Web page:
Excel VBA Scripting.Dictionary

“Dictionary” is a datatype similar to an array, but in addition it can hold a group of variable or objects. Another available data type similar to this is “Collection”.

In short it can be called as an Indexed Array.

You have to include a reference to “Microsoft Scripting Runtime” from menu -> tools to use this dictionary object.

How does a Dictionary look like?

A VBA dictionary is arranged as an array of key values along with the item or collection of items.

For Example:

  • dictionaryObject -> Key , Item
  • “A”, “Apple”
  • “B”, “Ball”
  • “C”, “Cat”

Now, lets see how to create a new dictionary object & add key+items to it.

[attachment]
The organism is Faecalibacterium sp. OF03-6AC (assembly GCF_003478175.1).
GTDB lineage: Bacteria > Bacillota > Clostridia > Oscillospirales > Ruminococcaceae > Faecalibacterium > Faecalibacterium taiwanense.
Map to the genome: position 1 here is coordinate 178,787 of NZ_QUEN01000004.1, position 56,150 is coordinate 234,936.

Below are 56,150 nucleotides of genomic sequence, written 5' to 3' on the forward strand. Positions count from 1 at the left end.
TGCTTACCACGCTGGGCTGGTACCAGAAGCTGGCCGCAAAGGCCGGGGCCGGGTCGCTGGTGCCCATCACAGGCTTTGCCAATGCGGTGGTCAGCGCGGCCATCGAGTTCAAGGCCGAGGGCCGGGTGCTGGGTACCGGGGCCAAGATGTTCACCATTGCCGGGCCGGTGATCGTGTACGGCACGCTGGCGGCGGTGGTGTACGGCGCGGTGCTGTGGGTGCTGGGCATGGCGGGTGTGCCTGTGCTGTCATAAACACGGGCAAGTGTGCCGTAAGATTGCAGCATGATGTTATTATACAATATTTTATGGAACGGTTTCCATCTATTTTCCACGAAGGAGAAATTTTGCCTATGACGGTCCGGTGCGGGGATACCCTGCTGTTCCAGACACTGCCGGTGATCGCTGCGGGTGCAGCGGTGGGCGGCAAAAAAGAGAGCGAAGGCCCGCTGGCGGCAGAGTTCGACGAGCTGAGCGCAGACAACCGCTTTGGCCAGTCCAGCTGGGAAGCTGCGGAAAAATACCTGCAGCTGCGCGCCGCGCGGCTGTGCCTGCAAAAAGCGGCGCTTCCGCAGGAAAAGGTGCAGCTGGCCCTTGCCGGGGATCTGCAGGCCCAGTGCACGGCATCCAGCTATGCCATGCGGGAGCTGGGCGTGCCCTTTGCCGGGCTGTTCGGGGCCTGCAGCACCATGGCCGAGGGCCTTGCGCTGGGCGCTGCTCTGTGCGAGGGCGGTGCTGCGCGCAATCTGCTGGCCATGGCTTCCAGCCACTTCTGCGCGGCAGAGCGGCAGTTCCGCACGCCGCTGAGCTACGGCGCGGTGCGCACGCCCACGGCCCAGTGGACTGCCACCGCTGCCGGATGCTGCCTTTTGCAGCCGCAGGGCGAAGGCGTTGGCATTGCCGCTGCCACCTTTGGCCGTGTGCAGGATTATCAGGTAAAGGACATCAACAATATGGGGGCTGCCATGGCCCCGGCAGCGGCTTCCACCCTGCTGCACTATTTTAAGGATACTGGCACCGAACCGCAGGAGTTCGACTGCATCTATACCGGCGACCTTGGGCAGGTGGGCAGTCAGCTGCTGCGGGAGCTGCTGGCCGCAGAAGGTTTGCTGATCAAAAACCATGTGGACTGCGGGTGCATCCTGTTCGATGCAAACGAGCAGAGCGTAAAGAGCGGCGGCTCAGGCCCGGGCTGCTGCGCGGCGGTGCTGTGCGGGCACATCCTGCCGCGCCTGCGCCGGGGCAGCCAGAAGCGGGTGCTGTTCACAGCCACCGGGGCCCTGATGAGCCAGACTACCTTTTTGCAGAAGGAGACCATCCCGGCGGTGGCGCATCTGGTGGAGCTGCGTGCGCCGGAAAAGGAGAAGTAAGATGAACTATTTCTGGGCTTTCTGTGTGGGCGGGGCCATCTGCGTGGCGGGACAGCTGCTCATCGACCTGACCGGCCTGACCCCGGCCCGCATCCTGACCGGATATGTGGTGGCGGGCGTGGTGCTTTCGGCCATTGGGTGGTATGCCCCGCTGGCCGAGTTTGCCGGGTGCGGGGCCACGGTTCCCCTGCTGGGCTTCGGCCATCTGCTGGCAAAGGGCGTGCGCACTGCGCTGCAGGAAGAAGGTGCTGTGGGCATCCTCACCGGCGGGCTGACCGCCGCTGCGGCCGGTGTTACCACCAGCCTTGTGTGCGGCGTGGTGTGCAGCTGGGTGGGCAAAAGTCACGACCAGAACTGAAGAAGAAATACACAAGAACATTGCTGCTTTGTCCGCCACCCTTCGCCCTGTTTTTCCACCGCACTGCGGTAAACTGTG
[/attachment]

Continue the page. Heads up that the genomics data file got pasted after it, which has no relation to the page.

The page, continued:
How to add Items to Dictionary in VBA?

Here is a code that will add key & items to a dictionary object.

Sub create_dictionary()
    'Define dictionary object
    Dim dictObject As Scripting.Dictionary
    'Create Dcitionary object
    Set dictObject = New Scripting.Dictionary
    'Add Keys & Items to Dictionary
    dictObject.Add "student1", 100
    dictObject.Add "student2", Array(90, 80)
    'Print values in Each Dictionary Key
    Debug.Print dictObject("student1")
    Debug.Print dictObject("student2")(0)
    Debug.Print dictObject("student2")(1)    
End Sub

In the above code sample, ‘student1’, ‘student2’ are the keys for the dictionary object. The values in each key can be accessed using its key value directly.

Each key can have same or different data types in it. The first key “student1” has a integer value whereas the second key “student2” has an array of numbers.

Thus, the dictionary has lot more advanced options that a simple array.

If you would like to read all the keys & items  in a dictionary object using a loop, then refer this article.